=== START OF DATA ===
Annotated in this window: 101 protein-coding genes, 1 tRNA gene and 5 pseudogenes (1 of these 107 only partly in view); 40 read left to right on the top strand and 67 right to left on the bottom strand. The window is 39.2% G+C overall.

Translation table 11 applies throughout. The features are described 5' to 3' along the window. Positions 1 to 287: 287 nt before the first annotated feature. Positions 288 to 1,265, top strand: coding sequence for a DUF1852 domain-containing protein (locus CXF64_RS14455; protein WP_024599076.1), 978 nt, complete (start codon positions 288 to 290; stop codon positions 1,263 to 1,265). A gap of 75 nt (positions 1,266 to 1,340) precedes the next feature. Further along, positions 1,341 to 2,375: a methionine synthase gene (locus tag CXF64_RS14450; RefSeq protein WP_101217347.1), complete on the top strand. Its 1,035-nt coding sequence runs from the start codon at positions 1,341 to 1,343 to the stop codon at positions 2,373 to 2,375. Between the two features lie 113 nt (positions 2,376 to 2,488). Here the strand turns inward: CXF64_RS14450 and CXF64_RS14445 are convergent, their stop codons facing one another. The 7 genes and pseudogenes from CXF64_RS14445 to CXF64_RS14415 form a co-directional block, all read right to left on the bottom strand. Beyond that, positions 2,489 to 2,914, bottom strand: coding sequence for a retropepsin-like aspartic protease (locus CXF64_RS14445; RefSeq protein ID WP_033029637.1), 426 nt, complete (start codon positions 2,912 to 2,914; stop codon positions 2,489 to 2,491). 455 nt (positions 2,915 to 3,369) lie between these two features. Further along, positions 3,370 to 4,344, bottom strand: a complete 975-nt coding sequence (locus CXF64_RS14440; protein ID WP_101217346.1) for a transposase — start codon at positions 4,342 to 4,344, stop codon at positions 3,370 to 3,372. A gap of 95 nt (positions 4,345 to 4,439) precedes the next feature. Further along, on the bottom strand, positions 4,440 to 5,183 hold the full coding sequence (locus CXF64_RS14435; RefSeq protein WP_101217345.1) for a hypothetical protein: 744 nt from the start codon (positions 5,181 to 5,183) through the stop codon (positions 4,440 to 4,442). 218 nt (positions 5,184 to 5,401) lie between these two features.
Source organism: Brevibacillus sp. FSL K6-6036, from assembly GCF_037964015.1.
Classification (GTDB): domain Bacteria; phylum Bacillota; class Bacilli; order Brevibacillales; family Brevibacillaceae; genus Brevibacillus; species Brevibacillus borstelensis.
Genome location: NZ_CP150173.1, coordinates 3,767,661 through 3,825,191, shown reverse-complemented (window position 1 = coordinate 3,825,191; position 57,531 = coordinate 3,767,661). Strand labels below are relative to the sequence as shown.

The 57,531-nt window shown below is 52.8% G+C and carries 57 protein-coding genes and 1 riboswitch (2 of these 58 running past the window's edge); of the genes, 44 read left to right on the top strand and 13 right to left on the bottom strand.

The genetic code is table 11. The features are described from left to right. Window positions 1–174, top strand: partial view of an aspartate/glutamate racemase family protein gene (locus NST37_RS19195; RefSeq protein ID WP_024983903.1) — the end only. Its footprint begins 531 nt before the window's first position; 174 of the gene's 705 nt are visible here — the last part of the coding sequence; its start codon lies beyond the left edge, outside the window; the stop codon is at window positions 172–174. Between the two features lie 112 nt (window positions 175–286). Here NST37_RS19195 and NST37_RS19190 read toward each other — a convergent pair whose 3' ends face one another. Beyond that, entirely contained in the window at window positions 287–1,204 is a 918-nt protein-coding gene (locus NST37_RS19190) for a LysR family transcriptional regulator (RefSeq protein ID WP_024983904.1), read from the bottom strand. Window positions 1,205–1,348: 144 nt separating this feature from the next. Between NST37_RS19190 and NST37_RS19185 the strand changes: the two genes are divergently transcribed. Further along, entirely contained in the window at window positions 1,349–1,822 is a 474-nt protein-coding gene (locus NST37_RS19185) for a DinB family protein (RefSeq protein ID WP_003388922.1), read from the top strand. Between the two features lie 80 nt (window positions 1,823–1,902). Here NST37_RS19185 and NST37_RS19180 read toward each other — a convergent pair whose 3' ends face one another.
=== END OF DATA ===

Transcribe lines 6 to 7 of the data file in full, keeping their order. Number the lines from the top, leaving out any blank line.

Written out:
The 57,531-nt window shown below is 52.8% G+C and carries 57 protein-coding genes and 1 riboswitch (2 of these 58 running past the window's edge); of the genes, 44 read left to right on the top strand and 13 right to left on the bottom strand.

The genetic code is table 11. The features are described from left to right. Window positions 1–174, top strand: partial view of an aspartate/glutamate racemase family protein gene (locus NST37_RS19195; RefSeq protein ID WP_024983903.1) — the end only. Its footprint begins 531 nt before the window's first position; 174 of the gene's 705 nt are visible here — the last part of the coding sequence; its start codon lies beyond the left edge, outside the window; the stop codon is at window positions 172–174. Between the two features lie 112 nt (window positions 175–286). Here NST37_RS19195 and NST37_RS19190 read toward each other — a convergent pair whose 3' ends face one another. Beyond that, entirely contained in the window at window positions 287–1,204 is a 918-nt protein-coding gene (locus NST37_RS19190) for a LysR family transcriptional regulator (RefSeq protein ID WP_024983904.1), read from the bottom strand. Window positions 1,205–1,348: 144 nt separating this feature from the next. Between NST37_RS19190 and NST37_RS19185 the strand changes: the two genes are divergently transcribed. Further along, entirely contained in the window at window positions 1,349–1,822 is a 474-nt protein-coding gene (locus NST37_RS19185) for a DinB family protein (RefSeq protein ID WP_003388922.1), read from the top strand. Between the two features lie 80 nt (window positions 1,823–1,902). Here NST37_RS19185 and NST37_RS19180 read toward each other — a convergent pair whose 3' ends face one another.